Facilities Career - How to avail the Office-Machine Service Technicians’ Facilities Jobs

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Responsibilities and Duties of an Office Technician
Office-machine service technicians have been into various facilities jobs in their career. They inspect, adjust, clean, and repair all types of office machines such as typewriters, computers, adding and calculating machines, cash registers, posting and mailing equipment, and so forth.

They may be able to tell what is wrong with certain machines by operating on them and listening for unusual sounds, or they may take the machines apart and examine the parts to detect wear or other cause of malfunctioning. Business machines have become an indispensable part of the modern-day business world. Their growth from crude beginnings in the nineteenth century, with its simple machines, to the complex electronic equipment of the offices of today, is one of the fascinating stories of the industrial age. Without the modern business operation, the whole structure of office procedure on which all of today’s business is based would be impossible. The servicing of the early machines required relatively simple mechanical ability. As the needs of business have grown, many of the machines have become so intricate that the skills for their care have made more and more extensive periods of training necessary. For some services, a knowledge of electricity, electronics, and photography is now required.

A great portion of the work of services and facility jobs are done in the offices of the businesses using the machines and is often specialized. Two specialized typewriter service technicians are the aligner and the repairer or adjuster. These service technicians, who are the most numerous, specialize in the maintenance and care of electric typewriters. Other specialists include mail-processing-equipment and scale mechanics and cash-register, dictating-transcribing machine, and statistical-machine service technicians. All of these service technicians have the same basic duties, which are to install, maintain, and if necessary, repair the machines that they service. When major repair or overhaul is necessary, the equipment is often taken to repair shops where there is a room and facility for dismantling and reassembling it. During this process new parts are installed where needed. Most manufacturers of office machines have their own service departments.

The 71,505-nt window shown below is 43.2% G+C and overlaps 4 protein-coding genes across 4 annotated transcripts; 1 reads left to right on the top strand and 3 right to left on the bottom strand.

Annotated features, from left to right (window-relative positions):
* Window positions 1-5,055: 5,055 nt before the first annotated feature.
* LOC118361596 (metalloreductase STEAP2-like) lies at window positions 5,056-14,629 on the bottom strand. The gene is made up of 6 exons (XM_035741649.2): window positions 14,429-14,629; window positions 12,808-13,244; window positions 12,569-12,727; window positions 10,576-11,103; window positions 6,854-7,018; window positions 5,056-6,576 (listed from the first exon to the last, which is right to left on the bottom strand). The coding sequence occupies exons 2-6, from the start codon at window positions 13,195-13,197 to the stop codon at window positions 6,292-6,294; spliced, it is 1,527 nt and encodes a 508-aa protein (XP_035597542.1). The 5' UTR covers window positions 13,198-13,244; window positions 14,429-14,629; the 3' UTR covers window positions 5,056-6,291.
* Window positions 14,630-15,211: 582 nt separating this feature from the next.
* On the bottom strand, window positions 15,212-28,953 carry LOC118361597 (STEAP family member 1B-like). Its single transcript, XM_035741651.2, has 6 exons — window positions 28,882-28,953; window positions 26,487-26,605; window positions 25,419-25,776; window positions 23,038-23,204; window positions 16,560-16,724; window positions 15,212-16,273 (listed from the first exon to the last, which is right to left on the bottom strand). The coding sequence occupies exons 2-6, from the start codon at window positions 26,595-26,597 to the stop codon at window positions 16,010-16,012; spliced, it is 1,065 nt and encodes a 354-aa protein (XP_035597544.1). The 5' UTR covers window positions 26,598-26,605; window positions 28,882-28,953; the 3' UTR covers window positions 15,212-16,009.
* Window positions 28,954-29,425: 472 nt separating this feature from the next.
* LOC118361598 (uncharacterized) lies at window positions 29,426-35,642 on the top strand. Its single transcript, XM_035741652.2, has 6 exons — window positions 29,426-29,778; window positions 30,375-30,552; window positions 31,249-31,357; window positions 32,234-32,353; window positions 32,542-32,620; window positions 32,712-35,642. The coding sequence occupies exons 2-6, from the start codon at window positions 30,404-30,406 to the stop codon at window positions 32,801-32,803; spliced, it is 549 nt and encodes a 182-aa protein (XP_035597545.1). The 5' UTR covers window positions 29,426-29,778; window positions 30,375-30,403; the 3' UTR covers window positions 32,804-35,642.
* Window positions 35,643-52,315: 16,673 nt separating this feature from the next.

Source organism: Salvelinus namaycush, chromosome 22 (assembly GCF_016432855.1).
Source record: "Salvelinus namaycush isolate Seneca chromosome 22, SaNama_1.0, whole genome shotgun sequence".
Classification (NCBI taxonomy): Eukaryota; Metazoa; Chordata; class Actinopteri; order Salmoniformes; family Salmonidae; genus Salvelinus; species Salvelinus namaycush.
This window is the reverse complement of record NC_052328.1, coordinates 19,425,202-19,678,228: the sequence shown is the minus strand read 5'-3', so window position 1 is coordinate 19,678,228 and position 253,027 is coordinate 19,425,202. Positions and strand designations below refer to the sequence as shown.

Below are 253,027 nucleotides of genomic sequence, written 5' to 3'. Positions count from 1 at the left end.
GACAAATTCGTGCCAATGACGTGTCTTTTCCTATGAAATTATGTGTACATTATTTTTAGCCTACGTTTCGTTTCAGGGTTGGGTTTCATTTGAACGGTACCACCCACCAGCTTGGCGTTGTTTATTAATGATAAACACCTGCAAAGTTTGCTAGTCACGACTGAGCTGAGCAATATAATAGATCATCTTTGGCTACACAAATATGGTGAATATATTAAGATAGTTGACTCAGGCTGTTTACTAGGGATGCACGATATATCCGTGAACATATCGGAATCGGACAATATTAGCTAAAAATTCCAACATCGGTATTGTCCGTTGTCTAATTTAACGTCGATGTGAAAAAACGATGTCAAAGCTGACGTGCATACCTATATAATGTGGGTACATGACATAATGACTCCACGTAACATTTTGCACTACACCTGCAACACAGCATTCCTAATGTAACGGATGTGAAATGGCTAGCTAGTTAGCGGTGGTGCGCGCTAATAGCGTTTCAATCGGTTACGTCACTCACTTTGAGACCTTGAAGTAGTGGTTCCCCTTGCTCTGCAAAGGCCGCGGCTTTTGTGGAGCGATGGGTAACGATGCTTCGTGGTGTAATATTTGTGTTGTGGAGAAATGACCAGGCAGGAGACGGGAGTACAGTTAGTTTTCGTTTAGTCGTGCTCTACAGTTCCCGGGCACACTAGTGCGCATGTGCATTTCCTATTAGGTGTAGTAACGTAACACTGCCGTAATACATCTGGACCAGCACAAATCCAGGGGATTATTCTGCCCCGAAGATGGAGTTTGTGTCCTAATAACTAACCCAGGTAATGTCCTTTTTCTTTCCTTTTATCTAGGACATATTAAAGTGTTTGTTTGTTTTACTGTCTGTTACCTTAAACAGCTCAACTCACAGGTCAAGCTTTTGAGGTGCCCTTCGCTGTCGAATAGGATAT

Part of their facilities careers, sometimes service technicians set up their own shops and operate independently of the manufacturers. At times, these independent workers specialize in one or two types of machines. In areas where there are too few machines of special types to make servicing them profitable, the independent office-machine technicians take care of several kinds of machines. At times, these shops sell machines and supplies. In facilities employment, some of the independent dealers employ a dozen or more workers and some only one or two. In some of the smaller businesses servicing is combined with sales. Sometimes, they sell supplies for use with the machines as well as the machines themselves. It is usual, in addition to repairing and servicing machines, for these workers to maintain a regular schedule of inspection trips to keep the machines running properly and to catch any small defects preventing them from causing expensive breakdowns.

Needed Education and Training

In their facilities maintenance jobs, tools used by business machine service technicians vary from simple hand tools like pliers, screw drivers, and wrenches to calipers, meters, volt-meters, gauges, and other instruments used in servicing the newer kinds of electric and electronic devices. The education and training needed to enter the field of business machine service covers a wide range. Often, in the smaller shops, no special training is required to service the simplest machines. At the other extreme, it is necessary to have an understanding of the fundamentals of electricity, electronics, and photographic processes. A high-school education is usually a minimum requirement for a job in this field.

Superior mechanical aptitude is required. Any experience in the electrical or mechanical areas is also useful. Post-high-school mechanics or electronics training of at least a year and sometimes more is usually required to qualify for trainee jobs to service the intricate electro-mechanical and electronic equipment or to attain supervisory positions. This training is often available in colleges, city trade schools, state technical training institutions, or privately sponsored schools. Young veterans who have had electronics training in the armed forces are specially desired by employers in this field.

Office-machine service technicians are often visible for job facility where machines are used. In public and private schools, service technicians periodically service duplicating machines, typewriters, and such machines as are used in business courses. Arrangements may be made for interested pupils to observe the work. In towns that have repair shops or branch offices, school counselors may plan field trips for the purpose of learning about the work. It may be possible sometimes for a pupil to get a summer or weekend job at a repair or sales shop.

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